The Federal Circuit recently vacated the PTAB’s decisions in three interferences. Board of Trustees of Leland Stanford Jr. Univ. v. Chinese Univ. of Hong Kong, Appeal 2015-2011 (Fed. Cir. June 27, 2017). These interferences concern which parties’ inventors first conceived methods for diagnosing fetal aneuploidies using cell-free fetal DNA from maternal blood samples. The PTAB concluded that two patents it issued to Stanford’s inventors and their pending application lacked an adequate description of the interfering invention and, thus, entered judgment against Stanford. The Federal Circuit determined, however, that the PTAB failed to properly assess the description in Stanford’s patents and application and, thus, vacated the PTAB’s decisions. The court’s disposition is an example of how even a fact-intensive inquiry, reviewed on appeal with substantial deference, can be shown to have been misguided, leading to an appellant’s success.
During the interference, The Chinese University of Hong Kong (CUHK) filed a motion for judgment that Stanford’s specification did not, as of its February 2007 filing date, describe diagnostic methods using “random” massively parallel sequencing (MPS), a step recited in the parties’ interfering claims, but described only “targeted” MPS. In opposition, Stanford, argued that various passages in its specification adequately described random MPS even if it did not explicitly use those words. Among those passages was a reference to a product made by Illumina. In deciding the motion, the PTAB had to determine whether the skilled person as of February 2007 would have understood from Stanford’s specification that Stanford’s inventors possessed a complete method of sequencing random DNA fragments and identifying the sequenced fragments to diagnose aneuploidy.
The PTAB granted CUHK’s motion, concluding the skilled person would not have understood the passages as Stanford argued. In support, the PTAB found that the passages did not preclude targeted MPS, and credited the CUHK’s expert testimony, which was supported by published references, that the skilled person could have considered the reference to the Illumina product indicates targeted sequencing. The PTAB’s decision, if affirmed on appeal, would have effectively canceled Stanford’s interfering patent claims, finally rejected Stanford’s interfering application claims, and returned CUHK’s interfering applications to prosecution and ultimately, perhaps, to issuance.
The Federal Circuit vacated the PTAB’s decision because the PTAB “relied on improper evidence to support its key findings and did not cite to other substantial evidence to support its findings.” Slip op. at 2. First, the PTAB failed, according to the court, to cite any evidence of sequencing—targeted or random—in the Illumina product before Stanford’s February 2007 filing date. The published references to the Illumina product on which the PTAB relied were after that date, and the other published references on which the PTAB relied did not even concern the Illumina product. Next, the court noted that the same passages in Stanford’s specification that the PTAB determined “do not preclude” targeted sequencing, might actually indicate both random and targeted sequencing. Finally, the court criticized the PTAB’s analysis:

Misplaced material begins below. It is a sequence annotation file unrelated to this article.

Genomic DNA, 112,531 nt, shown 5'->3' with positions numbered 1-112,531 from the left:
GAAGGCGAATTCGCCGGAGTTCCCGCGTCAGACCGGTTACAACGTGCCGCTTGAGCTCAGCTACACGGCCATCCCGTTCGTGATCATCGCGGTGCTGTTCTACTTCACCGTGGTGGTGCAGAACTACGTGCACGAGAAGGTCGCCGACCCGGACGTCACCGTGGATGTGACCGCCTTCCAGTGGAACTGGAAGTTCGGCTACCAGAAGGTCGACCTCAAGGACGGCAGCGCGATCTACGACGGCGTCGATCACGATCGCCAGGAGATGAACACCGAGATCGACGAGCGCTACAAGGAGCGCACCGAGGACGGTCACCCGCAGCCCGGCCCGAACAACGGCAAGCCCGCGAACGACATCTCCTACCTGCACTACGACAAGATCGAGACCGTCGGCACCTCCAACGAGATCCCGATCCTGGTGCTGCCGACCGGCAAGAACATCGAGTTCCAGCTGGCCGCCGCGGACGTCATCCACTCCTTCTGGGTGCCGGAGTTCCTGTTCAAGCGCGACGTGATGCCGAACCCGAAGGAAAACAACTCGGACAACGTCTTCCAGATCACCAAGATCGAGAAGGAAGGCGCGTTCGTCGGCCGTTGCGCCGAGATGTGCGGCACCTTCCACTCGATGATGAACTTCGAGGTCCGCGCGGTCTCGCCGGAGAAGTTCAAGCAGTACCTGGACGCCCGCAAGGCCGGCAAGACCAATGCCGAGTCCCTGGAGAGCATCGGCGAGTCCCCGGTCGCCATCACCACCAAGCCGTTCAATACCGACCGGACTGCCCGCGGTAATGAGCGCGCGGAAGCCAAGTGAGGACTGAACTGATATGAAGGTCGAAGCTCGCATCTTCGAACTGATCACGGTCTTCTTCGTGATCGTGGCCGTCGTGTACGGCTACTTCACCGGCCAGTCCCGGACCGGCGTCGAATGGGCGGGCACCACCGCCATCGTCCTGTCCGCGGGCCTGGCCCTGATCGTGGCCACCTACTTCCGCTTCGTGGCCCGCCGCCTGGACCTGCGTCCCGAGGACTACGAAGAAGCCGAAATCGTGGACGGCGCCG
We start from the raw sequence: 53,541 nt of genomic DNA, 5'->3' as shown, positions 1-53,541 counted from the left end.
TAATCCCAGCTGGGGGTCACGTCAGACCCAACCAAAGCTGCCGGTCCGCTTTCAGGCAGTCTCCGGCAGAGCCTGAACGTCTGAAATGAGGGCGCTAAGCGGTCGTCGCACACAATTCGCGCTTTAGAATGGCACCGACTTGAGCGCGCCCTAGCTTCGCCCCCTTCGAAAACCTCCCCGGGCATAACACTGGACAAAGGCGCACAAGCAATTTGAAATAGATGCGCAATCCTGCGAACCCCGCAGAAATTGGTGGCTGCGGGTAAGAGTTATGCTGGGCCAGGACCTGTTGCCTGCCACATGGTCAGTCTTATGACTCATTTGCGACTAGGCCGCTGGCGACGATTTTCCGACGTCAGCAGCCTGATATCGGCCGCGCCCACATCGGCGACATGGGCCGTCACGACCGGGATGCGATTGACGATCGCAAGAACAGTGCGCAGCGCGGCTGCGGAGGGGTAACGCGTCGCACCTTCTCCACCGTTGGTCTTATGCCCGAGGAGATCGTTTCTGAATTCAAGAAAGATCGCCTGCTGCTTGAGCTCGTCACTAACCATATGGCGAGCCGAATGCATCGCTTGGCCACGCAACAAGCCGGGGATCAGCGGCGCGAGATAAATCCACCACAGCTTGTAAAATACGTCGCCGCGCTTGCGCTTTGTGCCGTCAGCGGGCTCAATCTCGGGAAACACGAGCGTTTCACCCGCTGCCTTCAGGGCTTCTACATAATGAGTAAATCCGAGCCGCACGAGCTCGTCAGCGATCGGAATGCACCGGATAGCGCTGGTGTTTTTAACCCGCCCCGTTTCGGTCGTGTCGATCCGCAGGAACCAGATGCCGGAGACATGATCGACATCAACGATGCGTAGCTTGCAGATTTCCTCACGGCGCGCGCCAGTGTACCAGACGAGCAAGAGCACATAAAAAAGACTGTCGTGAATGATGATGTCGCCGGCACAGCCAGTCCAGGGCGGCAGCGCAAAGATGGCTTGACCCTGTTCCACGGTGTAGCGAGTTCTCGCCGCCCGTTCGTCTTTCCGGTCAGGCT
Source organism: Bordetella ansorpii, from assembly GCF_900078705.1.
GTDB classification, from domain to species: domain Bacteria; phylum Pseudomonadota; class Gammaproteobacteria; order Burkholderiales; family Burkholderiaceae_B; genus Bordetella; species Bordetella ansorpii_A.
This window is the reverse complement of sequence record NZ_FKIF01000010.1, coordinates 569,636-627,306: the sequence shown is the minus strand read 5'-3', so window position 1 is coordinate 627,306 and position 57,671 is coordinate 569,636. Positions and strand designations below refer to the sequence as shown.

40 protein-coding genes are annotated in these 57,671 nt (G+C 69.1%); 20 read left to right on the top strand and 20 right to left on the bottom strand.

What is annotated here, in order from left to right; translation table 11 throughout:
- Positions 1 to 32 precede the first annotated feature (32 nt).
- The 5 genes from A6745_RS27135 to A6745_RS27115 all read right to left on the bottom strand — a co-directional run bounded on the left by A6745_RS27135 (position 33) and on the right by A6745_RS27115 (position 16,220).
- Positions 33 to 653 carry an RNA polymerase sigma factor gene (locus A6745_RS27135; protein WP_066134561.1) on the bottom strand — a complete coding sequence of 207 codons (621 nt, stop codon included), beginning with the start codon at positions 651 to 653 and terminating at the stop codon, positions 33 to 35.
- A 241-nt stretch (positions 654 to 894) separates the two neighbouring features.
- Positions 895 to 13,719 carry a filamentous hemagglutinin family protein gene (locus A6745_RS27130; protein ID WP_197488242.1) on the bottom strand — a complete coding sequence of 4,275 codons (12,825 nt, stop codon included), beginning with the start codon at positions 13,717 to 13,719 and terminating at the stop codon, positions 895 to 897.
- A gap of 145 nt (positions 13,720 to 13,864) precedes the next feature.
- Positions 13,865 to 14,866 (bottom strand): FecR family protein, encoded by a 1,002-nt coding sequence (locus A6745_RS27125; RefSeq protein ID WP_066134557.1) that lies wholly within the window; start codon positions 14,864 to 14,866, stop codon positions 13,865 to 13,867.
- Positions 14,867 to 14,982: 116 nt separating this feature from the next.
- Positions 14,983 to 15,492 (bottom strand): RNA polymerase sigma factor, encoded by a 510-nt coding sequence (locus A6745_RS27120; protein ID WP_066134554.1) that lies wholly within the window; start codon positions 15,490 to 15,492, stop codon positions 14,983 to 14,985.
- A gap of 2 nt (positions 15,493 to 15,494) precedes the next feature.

The Board’s error on this issue is compounded by its failure to explain the meaning of key sentences and phrases in the specification’s discussion of the sequencing process, and its failure to compare these statements to the claim limitations.
Id. at 18–19. In remanding the case, the court directed the PTAB to address the record evidence as to “pre-filing date art-related facts on [the] Illumina products,” rather than “post-dated references as a source for ‘later knowledge about later art-related facts … which did not exist on the filing date.’” The court also directed the PTAB to examine whether the skilled person would have understood that Stanford’s specification disclosed random MPS, as opposed to whether the specification does not preclude targeted MPS. Id. at 19–20.
Citing SEC v. Chenery, Corp., 332 U.S. 194, 196 (1947), the Federal Circuit acknowledged that it must base its review on the analysis the PTAB presented. Id. at 15. While the court may be reluctant to affirm misguided PTAB decisions based on Chenery, there seems to be no practical reason why the court could not have simply reversed the PTAB’s decision here based on the interference record the court reviewed. It is unclear how the PTAB may proceed on remand. The PTAB’s mulligan could become CUHK’s mulligan if the PTAB re-opens the record to further evidence and argument. Stanford would likely have preferred a reversal, but it may be sufficiently content with the opportunity to continue the interference, perhaps to a priority determination. Whatever transpires, the court should expect to revisit this interference again.